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California Sues JP Morgan Chase for Illegal Practices

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The NY Banks are use to controlling the courts in NYC so much so that they forgot the rest of the world does not accommodate everything they do. California’s attorney general filed suit Thursday, alleging that JPMorgan Chase & Co. used illegal tactics in its efforts to collect debts from more than 100,000 credit card holders between 2008 and April 2011.

The number one tactic used is to get rid of lawyers to prevent a defense or go after people who can not afford lawyers to ensure victory. JPMorgan Chase used this famous NY strategy in California. The complaint read:

“At nearly every stage of the collection process, defendants cut corners in the name of speed, cost savings, and their own convenience, providing only the thinnest veneer of legitimacy to their lawsuits.” It further alleges that JPMorgan Chase sued borrowers “based on patently insufficient evidence — betting that borrowers would lack the resources or legal sophistication to call defendants’ bluff.”

JPMorgan Chase engaged in what has become called “robo-signing” where they churned out lawsuits that was a practice which became widely used during the mortgage foreclosures until it was outlawed. Banks were forging signatures and pretending they had titles when the did not. JPMorgan Chase was one of the five major banks that settled with California and other states after the housing market meltdown for such practices.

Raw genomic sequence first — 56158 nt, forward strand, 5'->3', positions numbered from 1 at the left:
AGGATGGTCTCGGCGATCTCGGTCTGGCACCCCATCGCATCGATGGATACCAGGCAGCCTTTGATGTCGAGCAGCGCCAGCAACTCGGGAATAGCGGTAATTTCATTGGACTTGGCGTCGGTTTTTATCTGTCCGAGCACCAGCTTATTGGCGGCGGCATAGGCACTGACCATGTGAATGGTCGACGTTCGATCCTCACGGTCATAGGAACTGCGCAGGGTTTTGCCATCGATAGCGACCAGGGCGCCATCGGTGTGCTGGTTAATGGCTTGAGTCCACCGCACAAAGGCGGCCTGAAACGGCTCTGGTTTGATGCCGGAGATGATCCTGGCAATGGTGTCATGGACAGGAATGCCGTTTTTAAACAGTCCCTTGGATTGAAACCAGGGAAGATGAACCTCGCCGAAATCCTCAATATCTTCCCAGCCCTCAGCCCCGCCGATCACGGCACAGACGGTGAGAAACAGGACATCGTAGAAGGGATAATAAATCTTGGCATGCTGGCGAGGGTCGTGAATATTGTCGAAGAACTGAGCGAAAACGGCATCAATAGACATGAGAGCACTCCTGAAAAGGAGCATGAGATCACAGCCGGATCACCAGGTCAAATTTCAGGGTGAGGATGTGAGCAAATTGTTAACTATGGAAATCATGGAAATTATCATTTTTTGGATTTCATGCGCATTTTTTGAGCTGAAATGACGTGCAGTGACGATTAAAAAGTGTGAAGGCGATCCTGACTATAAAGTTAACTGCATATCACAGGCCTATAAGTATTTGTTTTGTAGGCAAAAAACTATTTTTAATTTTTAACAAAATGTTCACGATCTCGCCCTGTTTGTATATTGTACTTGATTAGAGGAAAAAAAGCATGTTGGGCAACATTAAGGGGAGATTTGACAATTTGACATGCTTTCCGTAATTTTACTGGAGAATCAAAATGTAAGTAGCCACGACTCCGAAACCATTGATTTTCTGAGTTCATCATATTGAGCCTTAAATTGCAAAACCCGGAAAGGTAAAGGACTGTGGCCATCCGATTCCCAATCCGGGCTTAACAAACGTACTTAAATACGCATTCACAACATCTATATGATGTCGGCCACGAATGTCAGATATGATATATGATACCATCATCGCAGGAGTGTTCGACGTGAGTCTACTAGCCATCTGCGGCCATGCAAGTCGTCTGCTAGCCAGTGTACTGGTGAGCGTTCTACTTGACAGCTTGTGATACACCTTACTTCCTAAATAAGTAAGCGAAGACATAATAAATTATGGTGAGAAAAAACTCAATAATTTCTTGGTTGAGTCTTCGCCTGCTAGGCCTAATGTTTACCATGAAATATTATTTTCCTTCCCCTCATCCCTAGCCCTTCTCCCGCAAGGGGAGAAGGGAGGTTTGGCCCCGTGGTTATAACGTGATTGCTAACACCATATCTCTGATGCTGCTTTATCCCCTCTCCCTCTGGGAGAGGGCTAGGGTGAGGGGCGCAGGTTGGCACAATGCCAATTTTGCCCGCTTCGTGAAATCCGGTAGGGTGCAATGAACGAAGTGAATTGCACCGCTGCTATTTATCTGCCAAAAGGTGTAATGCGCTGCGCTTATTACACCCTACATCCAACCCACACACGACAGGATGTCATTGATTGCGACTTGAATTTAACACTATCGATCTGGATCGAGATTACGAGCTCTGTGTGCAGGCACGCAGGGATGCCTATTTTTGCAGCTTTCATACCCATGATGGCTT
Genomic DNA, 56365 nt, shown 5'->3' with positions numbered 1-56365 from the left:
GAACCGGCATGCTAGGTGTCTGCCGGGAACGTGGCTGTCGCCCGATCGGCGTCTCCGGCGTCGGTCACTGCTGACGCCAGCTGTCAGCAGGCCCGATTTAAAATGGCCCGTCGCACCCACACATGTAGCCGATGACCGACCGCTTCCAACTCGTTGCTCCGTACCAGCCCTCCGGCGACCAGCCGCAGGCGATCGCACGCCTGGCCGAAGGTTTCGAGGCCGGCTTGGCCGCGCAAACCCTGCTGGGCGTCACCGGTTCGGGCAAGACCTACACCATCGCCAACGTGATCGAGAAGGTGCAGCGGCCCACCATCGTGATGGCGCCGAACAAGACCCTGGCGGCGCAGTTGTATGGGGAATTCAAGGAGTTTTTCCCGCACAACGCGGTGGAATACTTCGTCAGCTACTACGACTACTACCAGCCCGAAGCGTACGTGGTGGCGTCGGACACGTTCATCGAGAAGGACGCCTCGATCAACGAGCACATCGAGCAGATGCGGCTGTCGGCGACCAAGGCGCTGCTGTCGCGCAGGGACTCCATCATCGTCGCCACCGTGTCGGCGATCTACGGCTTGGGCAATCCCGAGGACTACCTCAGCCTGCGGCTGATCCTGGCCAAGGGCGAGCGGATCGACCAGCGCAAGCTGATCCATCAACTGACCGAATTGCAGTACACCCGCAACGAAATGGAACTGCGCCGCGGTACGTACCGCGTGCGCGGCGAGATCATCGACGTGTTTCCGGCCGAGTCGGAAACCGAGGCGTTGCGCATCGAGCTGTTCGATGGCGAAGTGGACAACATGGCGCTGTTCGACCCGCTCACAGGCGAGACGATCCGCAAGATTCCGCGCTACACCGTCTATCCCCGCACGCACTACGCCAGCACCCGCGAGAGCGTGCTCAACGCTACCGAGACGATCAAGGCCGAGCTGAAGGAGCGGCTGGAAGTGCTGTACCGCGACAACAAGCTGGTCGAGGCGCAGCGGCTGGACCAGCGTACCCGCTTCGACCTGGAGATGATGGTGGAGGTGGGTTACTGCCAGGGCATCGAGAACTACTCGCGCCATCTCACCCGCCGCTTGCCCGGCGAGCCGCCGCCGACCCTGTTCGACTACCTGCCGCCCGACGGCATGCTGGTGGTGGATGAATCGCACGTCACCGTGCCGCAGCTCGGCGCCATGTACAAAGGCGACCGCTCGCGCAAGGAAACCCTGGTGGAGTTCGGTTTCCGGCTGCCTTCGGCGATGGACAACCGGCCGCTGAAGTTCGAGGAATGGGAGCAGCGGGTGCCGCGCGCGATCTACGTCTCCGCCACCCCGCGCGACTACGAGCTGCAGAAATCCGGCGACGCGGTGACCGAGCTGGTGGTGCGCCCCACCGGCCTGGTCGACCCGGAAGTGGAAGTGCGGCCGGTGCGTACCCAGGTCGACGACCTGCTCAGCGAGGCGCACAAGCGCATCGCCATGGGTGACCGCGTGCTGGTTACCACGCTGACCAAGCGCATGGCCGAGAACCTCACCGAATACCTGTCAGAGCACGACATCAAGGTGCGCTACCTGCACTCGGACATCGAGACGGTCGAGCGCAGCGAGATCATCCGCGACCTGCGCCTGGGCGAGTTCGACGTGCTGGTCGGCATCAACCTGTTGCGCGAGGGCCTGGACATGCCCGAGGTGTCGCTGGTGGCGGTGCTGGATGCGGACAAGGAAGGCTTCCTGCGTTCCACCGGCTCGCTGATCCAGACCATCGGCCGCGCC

This time the lawsuit concern debt-collection where once again officials similarly signed legal documents that included sworn declarations without reviewing the related files and bank records or even reading the documents. Anyone else would get 5 years in prison for such antics. JPMorgan Chase actually filed 469 debt-recovery lawsuits in a single day day alone. The company’s in-house lawyers filed an average of 100 lawsuits a day for each day the courts were open while its outside counsel filed yet another 20,000 lawsuits.

California is now seeking a permanent ban on the allegedly illegal practices as well as damages for borrowers who were harmed as the company rushed to obtain court judgments and wage garnishment orders without properly checking documents. They also are seeking a $2,500 for each violation of state law, and an additional $2,500 for every lawsuit that involved a senior citizen or disabled person.,0,6695376.story